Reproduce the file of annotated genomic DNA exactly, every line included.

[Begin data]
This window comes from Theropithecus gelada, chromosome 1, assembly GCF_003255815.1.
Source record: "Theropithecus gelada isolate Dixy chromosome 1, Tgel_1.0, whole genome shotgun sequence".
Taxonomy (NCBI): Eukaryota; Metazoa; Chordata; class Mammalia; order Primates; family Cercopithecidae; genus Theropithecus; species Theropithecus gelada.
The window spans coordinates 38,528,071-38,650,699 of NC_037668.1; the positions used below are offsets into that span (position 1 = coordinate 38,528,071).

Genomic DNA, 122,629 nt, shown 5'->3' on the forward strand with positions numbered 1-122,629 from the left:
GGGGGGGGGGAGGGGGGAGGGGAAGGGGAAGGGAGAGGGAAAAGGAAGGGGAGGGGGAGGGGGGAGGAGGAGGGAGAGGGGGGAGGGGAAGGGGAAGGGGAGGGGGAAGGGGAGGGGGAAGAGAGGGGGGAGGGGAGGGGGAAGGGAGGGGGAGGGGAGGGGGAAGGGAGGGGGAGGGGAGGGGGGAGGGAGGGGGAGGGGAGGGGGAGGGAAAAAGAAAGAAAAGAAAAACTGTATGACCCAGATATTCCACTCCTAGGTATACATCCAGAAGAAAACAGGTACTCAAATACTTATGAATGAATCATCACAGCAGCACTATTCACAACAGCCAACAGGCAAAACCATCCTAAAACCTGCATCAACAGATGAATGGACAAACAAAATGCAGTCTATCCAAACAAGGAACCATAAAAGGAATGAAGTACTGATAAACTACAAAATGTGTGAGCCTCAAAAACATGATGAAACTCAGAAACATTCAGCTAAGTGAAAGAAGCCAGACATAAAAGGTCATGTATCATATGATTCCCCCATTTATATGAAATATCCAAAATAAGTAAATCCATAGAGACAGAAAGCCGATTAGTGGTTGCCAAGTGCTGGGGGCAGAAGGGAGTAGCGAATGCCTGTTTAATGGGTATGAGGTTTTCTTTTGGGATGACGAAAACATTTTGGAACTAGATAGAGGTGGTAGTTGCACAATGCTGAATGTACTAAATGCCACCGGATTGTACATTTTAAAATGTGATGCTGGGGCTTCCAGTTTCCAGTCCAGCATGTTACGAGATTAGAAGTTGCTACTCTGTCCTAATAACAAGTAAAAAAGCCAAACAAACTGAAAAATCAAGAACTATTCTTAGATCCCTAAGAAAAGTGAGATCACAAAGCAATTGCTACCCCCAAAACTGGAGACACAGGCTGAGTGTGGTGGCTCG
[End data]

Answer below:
This window comes from Theropithecus gelada, chromosome 1, assembly GCF_003255815.1.
Source record: "Theropithecus gelada isolate Dixy chromosome 1, Tgel_1.0, whole genome shotgun sequence".
Taxonomy (NCBI): Eukaryota; Metazoa; Chordata; class Mammalia; order Primates; family Cercopithecidae; genus Theropithecus; species Theropithecus gelada.
The window spans coordinates 38,528,071-38,650,699 of NC_037668.1; the positions used below are offsets into that span (position 1 = coordinate 38,528,071).

Genomic DNA, 122,629 nt, shown 5'->3' on the forward strand with positions numbered 1-122,629 from the left:
GGGGGGGGGGAGGGGGGAGGGGAAGGGGAAGGGAGAGGGAAAAGGAAGGGGAGGGGGAGGGGGGAGGAGGAGGGAGAGGGGGGAGGGGAAGGGGAAGGGGAGGGGGAAGGGGAGGGGGAAGAGAGGGGGGAGGGGAGGGGGAAGGGAGGGGGAGGGGAGGGGGAAGGGAGGGGGAGGGGAGGGGGGAGGGAGGGGGAGGGGAGGGGGAGGGAAAAAGAAAGAAAAGAAAAACTGTATGACCCAGATATTCCACTCCTAGGTATACATCCAGAAGAAAACAGGTACTCAAATACTTATGAATGAATCATCACAGCAGCACTATTCACAACAGCCAACAGGCAAAACCATCCTAAAACCTGCATCAACAGATGAATGGACAAACAAAATGCAGTCTATCCAAACAAGGAACCATAAAAGGAATGAAGTACTGATAAACTACAAAATGTGTGAGCCTCAAAAACATGATGAAACTCAGAAACATTCAGCTAAGTGAAAGAAGCCAGACATAAAAGGTCATGTATCATATGATTCCCCCATTTATATGAAATATCCAAAATAAGTAAATCCATAGAGACAGAAAGCCGATTAGTGGTTGCCAAGTGCTGGGGGCAGAAGGGAGTAGCGAATGCCTGTTTAATGGGTATGAGGTTTTCTTTTGGGATGACGAAAACATTTTGGAACTAGATAGAGGTGGTAGTTGCACAATGCTGAATGTACTAAATGCCACCGGATTGTACATTTTAAAATGTGATGCTGGGGCTTCCAGTTTCCAGTCCAGCATGTTACGAGATTAGAAGTTGCTACTCTGTCCTAATAACAAGTAAAAAAGCCAAACAAACTGAAAAATCAAGAACTATTCTTAGATCCCTAAGAAAAGTGAGATCACAAAGCAATTGCTACCCCCAAAACTGGAGACACAGGCTGAGTGTGGTGGCTCG